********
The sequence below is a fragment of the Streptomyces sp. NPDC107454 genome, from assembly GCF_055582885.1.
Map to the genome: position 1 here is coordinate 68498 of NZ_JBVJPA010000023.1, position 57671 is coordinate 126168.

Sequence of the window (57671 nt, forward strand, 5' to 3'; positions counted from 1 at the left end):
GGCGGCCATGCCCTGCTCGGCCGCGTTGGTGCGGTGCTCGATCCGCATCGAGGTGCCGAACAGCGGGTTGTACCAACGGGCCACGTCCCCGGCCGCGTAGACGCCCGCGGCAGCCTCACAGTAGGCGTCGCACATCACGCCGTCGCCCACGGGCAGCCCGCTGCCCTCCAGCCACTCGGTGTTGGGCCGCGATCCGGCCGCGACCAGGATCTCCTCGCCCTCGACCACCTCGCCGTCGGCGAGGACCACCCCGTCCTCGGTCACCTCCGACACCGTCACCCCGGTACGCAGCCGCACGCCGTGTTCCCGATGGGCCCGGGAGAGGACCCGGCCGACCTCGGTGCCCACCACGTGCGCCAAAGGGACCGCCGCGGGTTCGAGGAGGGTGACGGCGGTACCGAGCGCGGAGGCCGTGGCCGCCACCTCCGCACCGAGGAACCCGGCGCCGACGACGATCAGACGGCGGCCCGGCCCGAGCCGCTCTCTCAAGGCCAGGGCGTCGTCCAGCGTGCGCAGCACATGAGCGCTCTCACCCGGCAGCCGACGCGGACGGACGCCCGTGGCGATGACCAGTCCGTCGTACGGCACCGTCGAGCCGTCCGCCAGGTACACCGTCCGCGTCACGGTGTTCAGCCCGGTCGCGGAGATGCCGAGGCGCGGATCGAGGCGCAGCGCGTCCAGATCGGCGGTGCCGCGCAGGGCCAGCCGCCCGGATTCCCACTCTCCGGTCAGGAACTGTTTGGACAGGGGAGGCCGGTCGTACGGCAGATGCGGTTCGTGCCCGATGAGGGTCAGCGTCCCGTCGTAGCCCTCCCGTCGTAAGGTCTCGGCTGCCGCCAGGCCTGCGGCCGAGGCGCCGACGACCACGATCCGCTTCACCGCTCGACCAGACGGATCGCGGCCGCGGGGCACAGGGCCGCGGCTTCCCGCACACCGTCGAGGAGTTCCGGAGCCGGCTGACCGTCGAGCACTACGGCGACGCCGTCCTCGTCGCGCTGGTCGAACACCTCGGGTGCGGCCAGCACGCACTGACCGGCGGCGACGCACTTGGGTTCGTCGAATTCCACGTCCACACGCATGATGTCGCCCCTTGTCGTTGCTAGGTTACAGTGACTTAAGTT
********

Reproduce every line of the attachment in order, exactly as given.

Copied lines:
The sequence below is a fragment of the Streptomyces sp. NPDC107454 genome, from assembly GCF_055582885.1.
Map to the genome: position 1 here is coordinate 68498 of NZ_JBVJPA010000023.1, position 57671 is coordinate 126168.

Sequence of the window (57671 nt, forward strand, 5' to 3'; positions counted from 1 at the left end):
GGCGGCCATGCCCTGCTCGGCCGCGTTGGTGCGGTGCTCGATCCGCATCGAGGTGCCGAACAGCGGGTTGTACCAACGGGCCACGTCCCCGGCCGCGTAGACGCCCGCGGCAGCCTCACAGTAGGCGTCGCACATCACGCCGTCGCCCACGGGCAGCCCGCTGCCCTCCAGCCACTCGGTGTTGGGCCGCGATCCGGCCGCGACCAGGATCTCCTCGCCCTCGACCACCTCGCCGTCGGCGAGGACCACCCCGTCCTCGGTCACCTCCGACACCGTCACCCCGGTACGCAGCCGCACGCCGTGTTCCCGATGGGCCCGGGAGAGGACCCGGCCGACCTCGGTGCCCACCACGTGCGCCAAAGGGACCGCCGCGGGTTCGAGGAGGGTGACGGCGGTACCGAGCGCGGAGGCCGTGGCCGCCACCTCCGCACCGAGGAACCCGGCGCCGACGACGATCAGACGGCGGCCCGGCCCGAGCCGCTCTCTCAAGGCCAGGGCGTCGTCCAGCGTGCGCAGCACATGAGCGCTCTCACCCGGCAGCCGACGCGGACGGACGCCCGTGGCGATGACCAGTCCGTCGTACGGCACCGTCGAGCCGTCCGCCAGGTACACCGTCCGCGTCACGGTGTTCAGCCCGGTCGCGGAGATGCCGAGGCGCGGATCGAGGCGCAGCGCGTCCAGATCGGCGGTGCCGCGCAGGGCCAGCCGCCCGGATTCCCACTCTCCGGTCAGGAACTGTTTGGACAGGGGAGGCCGGTCGTACGGCAGATGCGGTTCGTGCCCGATGAGGGTCAGCGTCCCGTCGTAGCCCTCCCGTCGTAAGGTCTCGGCTGCCGCCAGGCCTGCGGCCGAGGCGCCGACGACCACGATCCGCTTCACCGCTCGACCAGACGGATCGCGGCCGCGGGGCACAGGGCCGCGGCTTCCCGCACACCGTCGAGGAGTTCCGGAGCCGGCTGACCGTCGAGCACTACGGCGACGCCGTCCTCGTCGCGCTGGTCGAACACCTCGGGTGCGGCCAGCACGCACTGACCGGCGGCGACGCACTTGGGTTCGTCGAATTCCACGTCCACACGCATGATGTCGCCCCTTGTCGTTGCTAGGTTACAGTGACTTAAGTT